19 September 2011

In margine allo statehood bid

E questo da un liberal convinto.

The Palestinian national liberation movement has arguably been the least successful such movement of the past 100 years. The Arabs have tried on many occasions to defeat Israel militarily, and to break it through terrorism and boycotts, and have failed each time.

Even so, independence was within reach of the Palestinians at many different points in their history. The Jews in Palestine, early in the arc of political Zionism, sought simply to live as an autonomous minority within an Arab entity. The Arabs rejected the idea -- some violently -- and the Jews abandoned the notion.

The United Nations offered statehood to the Arabs in Palestine in 1947. The Arabs chose the path of war, and threatened the Jews with annihilation. Then they lost the war. Arab states controlled the West Bank and Gaza until 1967, but did nothing at all to advance the cause of Palestinian rights. After the Six Day War in June of that year, many Israelis hoped that Arab leaders would offer peace in exchange for occupied territory. That idea was rejected.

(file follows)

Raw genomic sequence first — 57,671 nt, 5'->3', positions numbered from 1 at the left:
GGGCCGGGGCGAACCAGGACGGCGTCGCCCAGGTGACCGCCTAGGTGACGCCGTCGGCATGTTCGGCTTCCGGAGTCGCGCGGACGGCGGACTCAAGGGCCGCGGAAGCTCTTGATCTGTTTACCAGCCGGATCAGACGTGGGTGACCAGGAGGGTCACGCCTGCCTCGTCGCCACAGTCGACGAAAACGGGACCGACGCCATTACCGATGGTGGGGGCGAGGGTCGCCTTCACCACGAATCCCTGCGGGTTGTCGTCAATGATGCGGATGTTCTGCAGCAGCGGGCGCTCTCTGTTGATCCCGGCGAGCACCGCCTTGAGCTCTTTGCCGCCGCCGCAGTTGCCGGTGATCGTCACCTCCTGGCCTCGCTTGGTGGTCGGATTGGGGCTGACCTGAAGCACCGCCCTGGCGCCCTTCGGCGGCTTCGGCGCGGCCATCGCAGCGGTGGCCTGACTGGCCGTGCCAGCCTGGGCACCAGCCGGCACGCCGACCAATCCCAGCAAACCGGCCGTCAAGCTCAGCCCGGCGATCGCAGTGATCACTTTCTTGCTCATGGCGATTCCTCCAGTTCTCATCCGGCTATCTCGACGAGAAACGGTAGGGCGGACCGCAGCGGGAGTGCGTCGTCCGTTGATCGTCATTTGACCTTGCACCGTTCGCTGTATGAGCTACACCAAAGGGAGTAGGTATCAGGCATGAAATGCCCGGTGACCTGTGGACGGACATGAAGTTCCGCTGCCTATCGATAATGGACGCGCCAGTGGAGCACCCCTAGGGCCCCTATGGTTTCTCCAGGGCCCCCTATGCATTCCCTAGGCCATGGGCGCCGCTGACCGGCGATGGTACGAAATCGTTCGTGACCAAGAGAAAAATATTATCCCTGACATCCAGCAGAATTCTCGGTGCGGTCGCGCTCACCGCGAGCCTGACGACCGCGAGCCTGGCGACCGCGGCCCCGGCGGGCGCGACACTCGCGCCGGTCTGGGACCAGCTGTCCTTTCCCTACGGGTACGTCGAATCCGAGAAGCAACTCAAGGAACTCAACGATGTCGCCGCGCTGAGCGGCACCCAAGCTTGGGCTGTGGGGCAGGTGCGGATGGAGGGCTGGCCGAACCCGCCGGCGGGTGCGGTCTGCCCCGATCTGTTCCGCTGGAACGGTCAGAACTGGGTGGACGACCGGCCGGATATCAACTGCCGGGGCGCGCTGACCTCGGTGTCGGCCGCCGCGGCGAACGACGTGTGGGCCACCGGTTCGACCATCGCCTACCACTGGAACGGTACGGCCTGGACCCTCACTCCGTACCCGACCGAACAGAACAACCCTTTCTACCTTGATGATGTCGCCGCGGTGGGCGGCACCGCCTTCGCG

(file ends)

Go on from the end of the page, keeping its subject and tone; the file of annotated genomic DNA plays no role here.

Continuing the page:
At Camp David, in 2000, Bill Clinton came closer than anyone to engineering the creation of a Palestinian state. Yasser Arafat, the Palestinian leader, turned his back on Clinton without even making a counteroffer. More recently, Israeli prime minister Ehud Olmert offered Arafat's successor, Mahmoud Abbas, a similar deal. Abbas rejected it.

Now Abbas, the president of the Palestinian Authority, plans to ask the UN to recognize an independent state of Palestine. The request, whether granted or not (the General Assembly will support the notion; success at the Security Council is unlikely), will only defer the goal of an independent Palestine.

The support of Togo and Bolivia and Yemen would surely give Abbas a warm and happy feeling, but it will be irrelevant to the Palestinian cause. Abbas says he seeks a state for his people on the West Bank and in Gaza, with a capital in East Jerusalem. If that's true, then there are only two member states of the UN that can bring it about: Israel and the U.S. Neither supports this resolution. Most Israelis view it as an attempt to limit their options in future negotiations, or to deny to them the holiest sites of the Jewish people and delegitimize the idea of a Jewish state.

The U.S. opposes Abbas's resolution -- and will veto it if it reaches the Security Council -- but not because the U.S. rejects the idea of a Palestinian state. President Barack Obama has been sincere in his support of Palestinian independence. The U.S. opposes the resolution because it would represent yet another entirely symbolic and counterproductive gesture in the long history of Palestinian gesture-making.

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